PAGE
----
STEVE: Exactly. Only store stuff that you have encrypted up there, where you’re pre-encrypting that data. And this is why, when I see someone saying “industry standard AES 256-bit encryption,” it’s like, that means nothing. I mean, unfortunately it catches out people who don’t listen to this podcast, who assume that, if you’re using state-of-the-art encryption, then you must be safe. No. I mean, I would imagine that means that the link is encrypted. And it does sound like they’re storing it in an encrypted fashion. But they’re storing it with a key that they have. So that doesn’t really help.

LEO: Yeah. That’s the question, who has the key?

STEVE: Right. And the best solution is for no one but you to have the key. And the only way to do that is to pre-encrypt and only store encrypted stuff in the cloud. Now, the other issue that came up was a question of their authentication. Someone named Derek Newton, who is a security researcher, was poking around in Dropbox-like applications, and he just decided he would take a look and see what they left behind, what was left behind after they installed. What he found was that, specifically in the case of Dropbox, there is a single file called config.db, which is an SQLite database file, which contains the email address, the dropbox_path, that is, where the Dropbox folder is on your system, which is being synchronized to the Dropbox in the cloud, and the host_id. Any SQLite DB-compatible client is able to open this file and look at it.

And what he determined by experimentation is that the only thing that identifies you to Dropbox is the host_id. There is no other lockage of that file to a given system. And so what he posted – and again, I learned about this from people saying in Twitter, hey, Steve, what do you think about this? And this has been a constant flow for the last couple weeks. And I mentioned last week that I hadn’t had a chance to dig into this, but I would, to look into it and verify it. So I did want to follow up for everyone who’s been wondering.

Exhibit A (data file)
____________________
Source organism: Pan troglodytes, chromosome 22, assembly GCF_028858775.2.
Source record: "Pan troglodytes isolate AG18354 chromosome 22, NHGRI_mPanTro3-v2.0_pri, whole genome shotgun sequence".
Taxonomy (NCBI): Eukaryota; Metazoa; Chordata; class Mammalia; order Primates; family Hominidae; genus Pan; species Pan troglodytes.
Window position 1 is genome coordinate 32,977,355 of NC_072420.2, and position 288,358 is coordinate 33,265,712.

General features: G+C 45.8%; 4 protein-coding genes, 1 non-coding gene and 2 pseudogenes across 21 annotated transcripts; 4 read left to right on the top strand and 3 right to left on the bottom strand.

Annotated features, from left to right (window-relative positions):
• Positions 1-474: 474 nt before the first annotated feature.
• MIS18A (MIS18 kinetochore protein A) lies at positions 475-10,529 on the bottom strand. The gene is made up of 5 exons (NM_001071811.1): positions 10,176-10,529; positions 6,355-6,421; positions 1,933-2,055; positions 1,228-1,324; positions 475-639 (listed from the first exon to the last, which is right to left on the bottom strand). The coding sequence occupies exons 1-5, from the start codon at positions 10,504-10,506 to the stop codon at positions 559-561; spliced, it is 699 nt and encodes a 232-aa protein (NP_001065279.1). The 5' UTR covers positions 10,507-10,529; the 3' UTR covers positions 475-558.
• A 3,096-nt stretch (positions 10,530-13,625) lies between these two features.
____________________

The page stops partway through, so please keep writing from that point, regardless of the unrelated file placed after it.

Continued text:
So what this means is that, if you weren’t protecting this file, or if anything got onto your system which was able to grab this file through social engineering attack or spyware or malware, whatever, if you lost control of that file such that it was in any way exfiltrated from your control, then that file can be installed on any other system. And that provides the sole authentication of you, the instance of you, to Dropbox such that, with no other information, no username, password, no logon, anything, that authenticates that new system. And there is – it doesn’t appear as a new machine in the set of machines that you have authorized to use. It’s merely a clone of that first one, which then has full access, unencrypted access, to your Dropbox contents. Which to me says these guys aren’t really looking at security.

I mean, on one hand we know now that they can decrypt the contents of our Dropboxes. And this could clearly have been done in a way that was more secure. Even if you change, if the user changes his username and password, that doesn’t invalidate the host_id. It still functions. And so if somebody had it, their connectivity survives across a user changing his username and password. So it’s just they really could have easily done a much better job of hashing username and password into this, tying it in some fashion, for example, to the serial numbers of the hard drives on the system. I mean, just anything to make it more difficult than simply one file which you can put on any machine anywhere, and suddenly it’s authenticated just as solidly as the system it came from.

LEO: Yeah, that’s not good.

STEVE: So not good news over on the Dropbox side.

LEO: You know, there are alternatives. LaCie has a similar service to Dropbox that’s Java based. I don’t know if it’s more secure. But I think maybe it’s time to look and see what the other alter- I love Dropbox. And I hope they respond to this by making it more secure. That would make everybody happy.

STEVE: I think they can. I mean, one would imagine they will because it’s so trivial. I mean, all they have to do is listen to this podcast for a while.

LEO: Right, and add some encryption features. The other one to look at, I’ll take a look at, is from LaCie, it’s called Wuala. Randal Schwartz told me about it. It’s Wuala.com. Very similar to Dropbox. I’ll look and see if they say, when they say all files get encrypted – see, that’s the thing, is “get encrypted.” Well, what does that mean? Where, is the question.

STEVE: Yeah, exactly. And that’s just it. Unless there is a full security analysis available of how it works and what it does, you just can’t trust it.

LEO: Here’s what Wuala says. It says all files are directly encrypted on your desktop. Your password never leaves your computer. Not even we as a provider can access your files or your password.

STEVE: Well, that’s all good sounding.

LEO: That’s what you want – validated, of course.

STEVE: Yeah.

LEO: I’m going to take a look at them. Randal Schwartz recommended them. He likes them a lot, so I’m going to take a look at them as an alternative to Dropbox.